Exploring trails less traveled with Avalonia Land Conservancy
For the past several weeks I have been exploring land trust properties throughout The Last Green Valley National Heritage Corridor. I’ve shared some of those experiences in previous columns. Today I want to share with you two Avalonia Land Conservancy preserves.
Founded in 1968, Avalonia’s mission is to preserve natural habitats in southeastern Connecticut by acquiring and protecting lands and communicating the value of these irreplaceable resources. They currently conserve 4,000 acres of land in Griswold, Groton, Ledyard, North Stonington and Preston. The trails on their preserves are maintained by volunteers for passive enjoyment including hiking, birdwatching, nature study and photography. Educational activities and scientific studies are encouraged on Avalonia preserves.
For more information about Avalonia, how to get involved as well as maps of their hiking locations check out their excellent website at Avalonia.org. Recently, I hiked two Avalonia locations — the Preston Nature Preserve and the TriTown Forest in Griswold, North Stonington and Preston. These locations offer something for all audiences from active hikers looking for a multi-mile challenge to families with young children.
TriTown Forest: The TriTown Forest is 527 acres and is Avalonia’s most ambitious conservation effort to date. I absolutely love this property and plan on returning when I can spend a whole day exploring. There are four parking areas for accessing TriTown Forest, and I used the one on Miller Road in North Stonington. There is a helpful information sign and the trails are very well marked. I would recommend downloading the trail map and printing it out.
There are three main trails with varying degree of length through exceptional forested habitat. The red trail starts from the parking area and is only about a mile up and back for on easy hike. It intersects with the longer and more challenging blue trail and moderate yellow trail with both offering a variety of loop sections for an interesting and varied hike.
What struck me when I hiked TriTown Forest is the amazing intact forest habitat that is part of a huge area of connected and conserved land. You can find more information about the TriTown Forest Preserve and its natural features by going to this link: https://avalonia.org/key-features-of-tritown-forest-preserve/
Preston Nature Preserve: Where the TriTown Forest Preserve is very large with over 500 acres, the Preston Nature Preserve is much smaller with only 55 acres. It has forestland, a swamp and pond, fields and pasture, scrubland and a wildflower meadow. The varied habitat is great for those interested in birding. There are two trails about a half-mile in total length. For more information on the Preston Nature Preserve habitat check out the website link to the Avalonia blogspot High Summer in the Meadow. Reading the article with its beautiful photographs leads me to think my next trip to the preserve will be in August when the wildflowers are blooming.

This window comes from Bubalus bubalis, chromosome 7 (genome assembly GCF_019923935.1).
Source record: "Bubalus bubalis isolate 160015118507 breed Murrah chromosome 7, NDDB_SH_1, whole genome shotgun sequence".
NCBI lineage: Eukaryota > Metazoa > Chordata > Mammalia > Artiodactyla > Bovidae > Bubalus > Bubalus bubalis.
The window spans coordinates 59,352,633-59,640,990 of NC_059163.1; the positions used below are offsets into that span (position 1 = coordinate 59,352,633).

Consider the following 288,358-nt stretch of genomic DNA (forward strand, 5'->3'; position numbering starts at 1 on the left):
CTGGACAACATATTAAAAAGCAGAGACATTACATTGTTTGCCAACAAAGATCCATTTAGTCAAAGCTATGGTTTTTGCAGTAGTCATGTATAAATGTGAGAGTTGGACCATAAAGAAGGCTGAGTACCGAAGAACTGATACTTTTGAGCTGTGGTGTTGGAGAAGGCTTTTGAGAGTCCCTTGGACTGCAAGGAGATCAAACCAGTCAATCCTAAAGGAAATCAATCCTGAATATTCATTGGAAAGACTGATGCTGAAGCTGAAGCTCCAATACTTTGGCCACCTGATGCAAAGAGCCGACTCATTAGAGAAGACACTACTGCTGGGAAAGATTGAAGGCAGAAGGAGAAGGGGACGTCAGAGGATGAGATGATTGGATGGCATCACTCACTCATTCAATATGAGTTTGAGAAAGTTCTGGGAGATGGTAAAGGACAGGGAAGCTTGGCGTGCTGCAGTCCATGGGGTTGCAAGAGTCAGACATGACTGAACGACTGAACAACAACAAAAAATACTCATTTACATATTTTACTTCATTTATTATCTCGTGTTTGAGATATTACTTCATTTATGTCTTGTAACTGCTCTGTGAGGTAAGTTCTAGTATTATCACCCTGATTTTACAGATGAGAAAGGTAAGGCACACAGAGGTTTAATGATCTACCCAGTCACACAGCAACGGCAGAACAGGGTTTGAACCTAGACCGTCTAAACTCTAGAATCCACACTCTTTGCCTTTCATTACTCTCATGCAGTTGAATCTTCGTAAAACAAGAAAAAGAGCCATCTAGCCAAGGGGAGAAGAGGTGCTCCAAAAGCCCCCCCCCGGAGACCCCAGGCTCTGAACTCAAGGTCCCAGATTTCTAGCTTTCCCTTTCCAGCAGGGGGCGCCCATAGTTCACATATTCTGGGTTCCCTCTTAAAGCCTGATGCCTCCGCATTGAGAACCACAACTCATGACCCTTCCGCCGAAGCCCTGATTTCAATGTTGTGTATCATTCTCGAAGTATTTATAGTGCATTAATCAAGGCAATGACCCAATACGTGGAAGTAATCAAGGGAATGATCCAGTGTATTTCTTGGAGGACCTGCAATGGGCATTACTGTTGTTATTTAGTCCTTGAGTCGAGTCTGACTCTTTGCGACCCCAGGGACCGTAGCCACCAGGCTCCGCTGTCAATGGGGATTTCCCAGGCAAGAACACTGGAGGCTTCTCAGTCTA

Hike and Seek: One of the ways Avalonia Land Conservancy is engaging kids of all ages is their “Hike and Seek” program. This is a fun activity that encourages exploration and observation with a scavenger hunt format and the use of technology in simple positive ways to learn about nature. Each of the 27 Avalonia properties has several “targets” for you to look for and to share with photos. There are links related to each of the targets with information about the natural world. Here is the link to the Hike and Seek program. https://avalonia.org/hike-and-seek/
The Avalonia Land Conservancy is doing great work conserving land here in The Last Green Valley. I hope you’ll take time to look through their website, plan an outing soon and discover how you can get involved with their important work.
The Last Green Valley (TLGV) is doing a series of short virtual programs and we plan to feature the many miles of trails in the National Heritage Corridor. Our first program is on our YouTube Channel now and features Old Furnace State Park in Killingly. We will be posting videos highlighting some of the lesser known trails on land trust properties soon. With more than 500 miles of trails there is no reason we can’t all be outside safely.
We recently hiked TriTown Forest with two key Avalonia volunteers, Sue Sunderland and Chuck Toal, to learn more about the natural history of that property and its unique characteristics. The film will be available on TLGV’s YouTube channel and other social media platforms in the near future. We also filmed at the Preston Preserve and that video will be available soon, too.
This spring has been unusual to say the least. Despite these difficult times my hikes and rambles remind me that every day is precious. To witness the cycle of the spring season is to experience life renewed. From warm soil it rises again each spring in green tendrils to bloom in wildflower meadows. It arrives on migrant wings to sing again from the tree tops.
We live in a beautiful place called The Last Green Valley. Our region’s land trusts help conserve the special places where we can experience the wonders of nature, it’s indescribable, endless beauty, and deep immense joy. I hope you’ll join me and others as we care for it, enjoy it, and pass it on.
Bill Reid is the Chief Ranger of The Last Green Valley National Heritage Corridor and has lived in the region for 35 years. He can be reached at email@example.com.
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